Last year I decided I wouldn’t buy any more writing craft books until I’d made better use of all the ones I already own and have at best cherry-picked my way through. A couple of months ago I broke my self-imposed rule, and I’m so glad I did.
Dreyer’s English is subtitled “An Utterly Correct Guide to Clarity and Style.” The author is the Copy Chief of Random House, so he should know a thing or two about cleaning up one’s prose. The wonder and the joy of it is that while some of his book is about The Right Way and The Wrong Way to write, as much again is about ignoring the so-called “rules” and making mindful, intelligent choices to optimize your story and amplify your own voice.
He had me at the introduction:
I am a copy editor. After a piece of writing has been through, likely, through numerous drafts, developed and revised by the writer and by the person I tend to call the editor editor and deemed essentially finished and complete, my job is to lay my hands on that piece of writing and make it … better. Cleaner. Clearer. More efficient. Not to rewrite it, not to bully and to flatten it into some notion of Correct Prose, whatever that might be, but to burnish it and polish it and make it the best possible version of itself that it can be—to make it read even more like itself than it did when I got to work on it. That is, if I’ve done the job correctly.
I expected this book to be useful. It is. I didn’t expect it to be fun to read but it’s that, too. Mr. Dreyer’s writing is snappy. It’s clever. In places it’s laugh-out-loud amusing. The man has a voice, and it’s burnished and polished to perfection. I’ve been keeping the book by the side of my bed and dipping into it for an hour most evenings. It’s relatively short—not some comprehensive reference tome, but rather as though the author knows exactly the questions that bother me as I’m writing or revising, and has set out to answer them in witty and authoritative fashion.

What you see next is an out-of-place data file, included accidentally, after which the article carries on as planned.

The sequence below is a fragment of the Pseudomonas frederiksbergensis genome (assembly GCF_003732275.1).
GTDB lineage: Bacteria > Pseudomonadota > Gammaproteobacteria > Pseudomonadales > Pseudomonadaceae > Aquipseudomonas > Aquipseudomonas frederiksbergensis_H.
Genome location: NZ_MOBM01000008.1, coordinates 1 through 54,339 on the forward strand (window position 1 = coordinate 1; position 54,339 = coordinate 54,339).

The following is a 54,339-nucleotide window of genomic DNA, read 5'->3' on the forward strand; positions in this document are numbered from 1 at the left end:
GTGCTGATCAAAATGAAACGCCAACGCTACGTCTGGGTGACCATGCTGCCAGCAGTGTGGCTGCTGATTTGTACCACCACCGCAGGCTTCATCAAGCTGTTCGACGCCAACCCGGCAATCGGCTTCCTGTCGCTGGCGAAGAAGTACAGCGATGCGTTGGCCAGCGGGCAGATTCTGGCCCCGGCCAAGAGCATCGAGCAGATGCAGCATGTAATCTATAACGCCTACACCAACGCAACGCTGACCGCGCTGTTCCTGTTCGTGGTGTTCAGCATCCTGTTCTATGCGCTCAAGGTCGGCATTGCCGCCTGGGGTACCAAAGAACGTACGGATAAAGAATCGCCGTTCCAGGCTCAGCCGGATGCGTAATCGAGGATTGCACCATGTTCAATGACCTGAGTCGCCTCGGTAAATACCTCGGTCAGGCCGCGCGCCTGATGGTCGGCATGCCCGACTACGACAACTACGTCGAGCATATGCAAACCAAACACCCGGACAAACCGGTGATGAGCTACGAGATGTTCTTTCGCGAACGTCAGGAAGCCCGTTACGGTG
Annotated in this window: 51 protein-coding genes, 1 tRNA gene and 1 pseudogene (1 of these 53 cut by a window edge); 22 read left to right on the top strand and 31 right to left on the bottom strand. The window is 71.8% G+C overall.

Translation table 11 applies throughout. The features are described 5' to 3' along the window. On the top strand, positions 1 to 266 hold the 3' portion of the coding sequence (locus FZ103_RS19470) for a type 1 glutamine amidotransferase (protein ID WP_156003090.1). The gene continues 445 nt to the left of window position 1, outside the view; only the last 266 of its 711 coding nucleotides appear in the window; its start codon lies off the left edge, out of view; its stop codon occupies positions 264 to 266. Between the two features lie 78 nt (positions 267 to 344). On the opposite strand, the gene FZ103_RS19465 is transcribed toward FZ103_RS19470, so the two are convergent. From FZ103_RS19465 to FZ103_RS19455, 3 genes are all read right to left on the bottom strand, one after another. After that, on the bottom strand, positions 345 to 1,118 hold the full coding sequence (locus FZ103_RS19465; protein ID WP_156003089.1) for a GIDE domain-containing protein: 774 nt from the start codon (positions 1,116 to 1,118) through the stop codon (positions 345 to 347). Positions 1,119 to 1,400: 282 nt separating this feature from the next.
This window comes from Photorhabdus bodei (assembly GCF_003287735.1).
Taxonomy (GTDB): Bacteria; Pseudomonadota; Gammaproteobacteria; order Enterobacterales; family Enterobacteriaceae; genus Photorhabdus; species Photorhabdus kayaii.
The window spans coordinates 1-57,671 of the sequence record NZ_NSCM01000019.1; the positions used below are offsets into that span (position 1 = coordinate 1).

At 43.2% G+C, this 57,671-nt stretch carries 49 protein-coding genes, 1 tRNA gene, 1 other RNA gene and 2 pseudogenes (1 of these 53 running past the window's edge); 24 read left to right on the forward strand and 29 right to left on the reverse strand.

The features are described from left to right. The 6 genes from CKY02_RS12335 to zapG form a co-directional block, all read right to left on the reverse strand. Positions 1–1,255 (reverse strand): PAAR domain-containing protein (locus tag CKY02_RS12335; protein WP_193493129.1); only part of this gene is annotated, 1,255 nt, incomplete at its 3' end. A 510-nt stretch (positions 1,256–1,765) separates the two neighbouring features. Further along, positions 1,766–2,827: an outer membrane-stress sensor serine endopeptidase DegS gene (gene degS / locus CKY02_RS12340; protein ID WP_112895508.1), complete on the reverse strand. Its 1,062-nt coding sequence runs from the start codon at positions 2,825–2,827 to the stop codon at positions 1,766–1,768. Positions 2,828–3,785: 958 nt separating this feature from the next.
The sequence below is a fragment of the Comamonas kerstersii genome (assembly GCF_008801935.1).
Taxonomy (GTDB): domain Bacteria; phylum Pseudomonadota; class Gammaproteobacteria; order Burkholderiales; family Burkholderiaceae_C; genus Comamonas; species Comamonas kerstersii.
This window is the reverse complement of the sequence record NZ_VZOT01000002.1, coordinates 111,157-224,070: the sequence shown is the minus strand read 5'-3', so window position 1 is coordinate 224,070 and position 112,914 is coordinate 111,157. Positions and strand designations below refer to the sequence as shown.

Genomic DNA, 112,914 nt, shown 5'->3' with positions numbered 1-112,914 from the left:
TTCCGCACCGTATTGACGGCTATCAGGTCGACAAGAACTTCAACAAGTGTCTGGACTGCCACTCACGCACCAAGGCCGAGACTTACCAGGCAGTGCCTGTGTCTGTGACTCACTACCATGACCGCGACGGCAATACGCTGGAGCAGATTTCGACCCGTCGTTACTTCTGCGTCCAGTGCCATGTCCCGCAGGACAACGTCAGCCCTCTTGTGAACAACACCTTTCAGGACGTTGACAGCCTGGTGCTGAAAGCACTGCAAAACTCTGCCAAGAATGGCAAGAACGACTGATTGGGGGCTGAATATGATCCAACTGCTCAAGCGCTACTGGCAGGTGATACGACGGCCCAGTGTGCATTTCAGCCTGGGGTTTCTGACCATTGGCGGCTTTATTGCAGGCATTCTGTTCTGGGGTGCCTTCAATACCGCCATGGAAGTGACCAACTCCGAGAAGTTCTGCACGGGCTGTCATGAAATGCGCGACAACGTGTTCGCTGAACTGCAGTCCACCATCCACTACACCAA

Which ‘rules’ are nonrules? Many of the best-known ones, it seems (split infinitives, use of passive voice, contractions, fragments, to name a few).
Who knew punctuation choices are as much a part of an author’s voice as word choices? Like the ending to a good whodunit, it seems obvious now that it’s been pointed out.
And the ‘Foreign Affairs’ chapter on Brit prose vs. Ameri- prose made me roar. The Brits think that the word ‘gotten’ is moronic, and they’re not shy about telling you so. Ouch. I wouldn’t go as far as moronic, but it’s true that I’ll twist my prose like spun sugar to avoid using gotten.
My task for the next two or three weeks is to work through the edit report on Christal’s book, The Seeds of Power. I’m not looking forward to it—some people enjoy polishing their manuscripts, I prefer wrestling shiny new ideas—but I know the book will be all the better for it. And I’ll tackle the rewrite with greater confidence thanks to Mr. Dreyer.
I could go on, but you get the idea. Anyone who writes—fiction, non-fiction, a blog post, a resume, a business letter, a love letter—would find this book useful. Anyone who likes to read would find it interesting and enjoyable.
Tl; dr. Buy this book 🙂